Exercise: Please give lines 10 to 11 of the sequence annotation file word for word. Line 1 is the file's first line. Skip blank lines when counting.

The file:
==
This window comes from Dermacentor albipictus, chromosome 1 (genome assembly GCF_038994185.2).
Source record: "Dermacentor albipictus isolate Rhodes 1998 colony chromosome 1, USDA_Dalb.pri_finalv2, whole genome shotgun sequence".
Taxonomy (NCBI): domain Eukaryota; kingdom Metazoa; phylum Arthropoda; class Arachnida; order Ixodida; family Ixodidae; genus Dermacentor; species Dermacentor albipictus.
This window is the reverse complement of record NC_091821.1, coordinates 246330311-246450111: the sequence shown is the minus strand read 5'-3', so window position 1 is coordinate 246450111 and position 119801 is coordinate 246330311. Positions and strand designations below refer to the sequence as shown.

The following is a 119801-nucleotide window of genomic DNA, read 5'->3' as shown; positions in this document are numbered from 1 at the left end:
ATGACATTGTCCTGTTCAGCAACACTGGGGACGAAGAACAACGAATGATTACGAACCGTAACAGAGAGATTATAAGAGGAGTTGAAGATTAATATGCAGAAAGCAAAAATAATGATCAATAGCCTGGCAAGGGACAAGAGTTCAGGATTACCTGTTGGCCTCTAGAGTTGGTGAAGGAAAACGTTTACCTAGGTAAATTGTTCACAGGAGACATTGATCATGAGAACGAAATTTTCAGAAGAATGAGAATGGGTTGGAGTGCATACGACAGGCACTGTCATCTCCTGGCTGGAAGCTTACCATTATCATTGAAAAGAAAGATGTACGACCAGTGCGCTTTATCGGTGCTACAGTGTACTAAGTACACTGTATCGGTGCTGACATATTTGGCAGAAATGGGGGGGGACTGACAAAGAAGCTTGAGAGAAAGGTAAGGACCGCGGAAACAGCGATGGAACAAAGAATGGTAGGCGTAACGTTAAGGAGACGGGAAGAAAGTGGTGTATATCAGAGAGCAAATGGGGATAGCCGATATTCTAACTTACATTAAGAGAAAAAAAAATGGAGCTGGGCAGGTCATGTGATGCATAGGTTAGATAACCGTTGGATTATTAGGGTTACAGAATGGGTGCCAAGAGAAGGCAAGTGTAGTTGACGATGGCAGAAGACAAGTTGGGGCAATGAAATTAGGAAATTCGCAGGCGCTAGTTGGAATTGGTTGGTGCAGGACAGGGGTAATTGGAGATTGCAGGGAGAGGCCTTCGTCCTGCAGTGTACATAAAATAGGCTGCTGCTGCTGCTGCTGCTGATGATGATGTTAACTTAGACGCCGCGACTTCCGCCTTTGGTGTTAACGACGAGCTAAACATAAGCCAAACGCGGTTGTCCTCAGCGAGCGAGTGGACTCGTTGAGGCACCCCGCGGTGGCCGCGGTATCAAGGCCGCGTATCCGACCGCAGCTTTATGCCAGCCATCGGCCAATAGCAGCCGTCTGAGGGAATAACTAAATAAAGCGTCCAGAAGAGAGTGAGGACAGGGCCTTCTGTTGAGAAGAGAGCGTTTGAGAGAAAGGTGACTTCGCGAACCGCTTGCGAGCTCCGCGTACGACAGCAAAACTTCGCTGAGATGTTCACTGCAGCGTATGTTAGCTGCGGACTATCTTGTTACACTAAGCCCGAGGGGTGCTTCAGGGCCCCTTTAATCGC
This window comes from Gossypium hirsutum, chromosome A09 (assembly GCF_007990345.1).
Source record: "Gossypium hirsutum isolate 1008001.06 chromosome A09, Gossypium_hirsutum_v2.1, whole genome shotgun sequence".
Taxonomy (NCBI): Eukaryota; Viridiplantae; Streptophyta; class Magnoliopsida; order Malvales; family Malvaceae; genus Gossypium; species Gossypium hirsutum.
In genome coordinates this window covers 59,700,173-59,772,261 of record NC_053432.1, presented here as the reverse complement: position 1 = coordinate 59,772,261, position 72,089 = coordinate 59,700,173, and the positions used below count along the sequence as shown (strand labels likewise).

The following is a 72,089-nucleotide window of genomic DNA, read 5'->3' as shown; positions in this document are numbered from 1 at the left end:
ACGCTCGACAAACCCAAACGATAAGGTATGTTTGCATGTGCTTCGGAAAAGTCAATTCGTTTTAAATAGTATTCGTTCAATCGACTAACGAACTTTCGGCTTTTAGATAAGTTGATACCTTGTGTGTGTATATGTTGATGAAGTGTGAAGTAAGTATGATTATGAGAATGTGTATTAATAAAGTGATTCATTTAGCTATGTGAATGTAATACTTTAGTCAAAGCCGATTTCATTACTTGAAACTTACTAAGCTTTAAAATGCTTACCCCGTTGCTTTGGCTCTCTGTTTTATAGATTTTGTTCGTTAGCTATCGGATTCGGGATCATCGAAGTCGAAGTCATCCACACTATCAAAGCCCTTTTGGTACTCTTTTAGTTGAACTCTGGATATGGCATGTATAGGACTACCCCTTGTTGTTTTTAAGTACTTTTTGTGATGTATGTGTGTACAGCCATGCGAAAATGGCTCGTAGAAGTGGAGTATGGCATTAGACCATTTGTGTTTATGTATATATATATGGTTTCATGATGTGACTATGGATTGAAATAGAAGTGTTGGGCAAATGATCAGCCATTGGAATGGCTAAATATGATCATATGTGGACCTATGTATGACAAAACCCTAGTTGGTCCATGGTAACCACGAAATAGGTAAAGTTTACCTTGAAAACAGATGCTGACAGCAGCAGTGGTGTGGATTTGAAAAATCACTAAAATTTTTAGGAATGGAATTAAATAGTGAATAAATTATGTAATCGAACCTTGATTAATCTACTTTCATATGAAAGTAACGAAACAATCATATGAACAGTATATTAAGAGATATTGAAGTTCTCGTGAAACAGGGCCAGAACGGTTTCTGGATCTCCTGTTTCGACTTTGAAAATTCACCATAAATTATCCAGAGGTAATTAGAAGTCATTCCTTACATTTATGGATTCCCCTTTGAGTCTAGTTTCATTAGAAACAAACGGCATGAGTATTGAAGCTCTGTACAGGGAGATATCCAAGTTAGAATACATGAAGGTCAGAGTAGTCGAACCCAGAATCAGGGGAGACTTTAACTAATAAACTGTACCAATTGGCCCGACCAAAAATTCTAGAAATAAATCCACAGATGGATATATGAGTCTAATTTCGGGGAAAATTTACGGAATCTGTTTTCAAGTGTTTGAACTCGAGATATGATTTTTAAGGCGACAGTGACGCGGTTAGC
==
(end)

In genome coordinates this window covers 59,700,173-59,772,261 of record NC_053432.1, presented here as the reverse complement: position 1 = coordinate 59,772,261, position 72,089 = coordinate 59,700,173, and the positions used below count along the sequence as shown (strand labels likewise).

The following is a 72,089-nucleotide window of genomic DNA, read 5'->3' as shown; positions in this document are numbered from 1 at the left end: